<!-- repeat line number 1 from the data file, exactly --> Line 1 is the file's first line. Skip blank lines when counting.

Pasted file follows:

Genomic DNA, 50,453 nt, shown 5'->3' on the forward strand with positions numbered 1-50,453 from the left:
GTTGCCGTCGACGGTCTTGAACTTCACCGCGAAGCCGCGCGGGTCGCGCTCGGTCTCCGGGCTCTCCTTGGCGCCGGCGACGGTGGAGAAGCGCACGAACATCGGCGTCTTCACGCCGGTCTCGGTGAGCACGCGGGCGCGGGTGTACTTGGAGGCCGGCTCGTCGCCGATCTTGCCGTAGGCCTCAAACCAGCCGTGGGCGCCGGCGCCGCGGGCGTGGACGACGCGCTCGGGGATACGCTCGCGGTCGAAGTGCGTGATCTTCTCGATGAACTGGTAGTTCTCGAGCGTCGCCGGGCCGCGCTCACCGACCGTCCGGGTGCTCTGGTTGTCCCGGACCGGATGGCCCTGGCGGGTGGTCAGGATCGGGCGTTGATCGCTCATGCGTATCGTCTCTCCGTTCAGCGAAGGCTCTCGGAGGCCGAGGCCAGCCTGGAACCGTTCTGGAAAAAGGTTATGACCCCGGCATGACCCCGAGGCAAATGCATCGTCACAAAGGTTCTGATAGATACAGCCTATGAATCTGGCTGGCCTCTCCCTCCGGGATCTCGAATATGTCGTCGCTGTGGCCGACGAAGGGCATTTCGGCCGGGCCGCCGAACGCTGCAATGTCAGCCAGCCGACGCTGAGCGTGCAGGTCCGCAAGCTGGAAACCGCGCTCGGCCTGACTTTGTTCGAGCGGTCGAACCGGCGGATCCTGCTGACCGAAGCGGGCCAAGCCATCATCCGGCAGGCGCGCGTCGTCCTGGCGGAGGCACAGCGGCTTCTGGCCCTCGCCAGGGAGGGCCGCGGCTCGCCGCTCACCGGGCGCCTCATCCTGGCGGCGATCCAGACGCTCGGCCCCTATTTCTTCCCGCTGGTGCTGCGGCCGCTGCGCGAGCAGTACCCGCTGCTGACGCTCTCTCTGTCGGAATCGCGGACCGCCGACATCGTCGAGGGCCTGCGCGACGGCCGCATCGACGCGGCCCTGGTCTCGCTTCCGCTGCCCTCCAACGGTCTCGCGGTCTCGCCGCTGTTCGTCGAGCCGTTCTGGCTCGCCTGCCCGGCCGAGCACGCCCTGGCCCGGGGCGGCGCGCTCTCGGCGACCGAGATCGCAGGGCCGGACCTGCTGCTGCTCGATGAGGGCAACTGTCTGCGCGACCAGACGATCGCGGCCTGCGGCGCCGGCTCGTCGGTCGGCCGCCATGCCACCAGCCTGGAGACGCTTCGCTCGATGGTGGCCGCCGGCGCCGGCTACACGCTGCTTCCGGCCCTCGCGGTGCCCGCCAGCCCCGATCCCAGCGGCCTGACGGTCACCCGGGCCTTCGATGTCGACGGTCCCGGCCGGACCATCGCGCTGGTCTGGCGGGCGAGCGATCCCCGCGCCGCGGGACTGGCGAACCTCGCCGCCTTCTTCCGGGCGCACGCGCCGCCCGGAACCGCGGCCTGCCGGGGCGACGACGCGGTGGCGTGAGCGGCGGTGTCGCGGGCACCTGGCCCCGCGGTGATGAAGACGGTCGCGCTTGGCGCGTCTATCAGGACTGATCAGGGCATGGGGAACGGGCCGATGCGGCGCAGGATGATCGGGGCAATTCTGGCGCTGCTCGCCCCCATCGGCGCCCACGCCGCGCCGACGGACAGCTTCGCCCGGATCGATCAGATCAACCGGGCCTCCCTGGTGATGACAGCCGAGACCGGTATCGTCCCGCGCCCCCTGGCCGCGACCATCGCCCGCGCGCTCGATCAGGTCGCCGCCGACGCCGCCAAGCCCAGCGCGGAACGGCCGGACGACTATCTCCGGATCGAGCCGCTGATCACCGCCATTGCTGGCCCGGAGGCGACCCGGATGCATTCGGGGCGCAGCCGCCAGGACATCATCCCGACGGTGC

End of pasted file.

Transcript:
Genomic DNA, 50,453 nt, shown 5'->3' on the forward strand with positions numbered 1-50,453 from the left: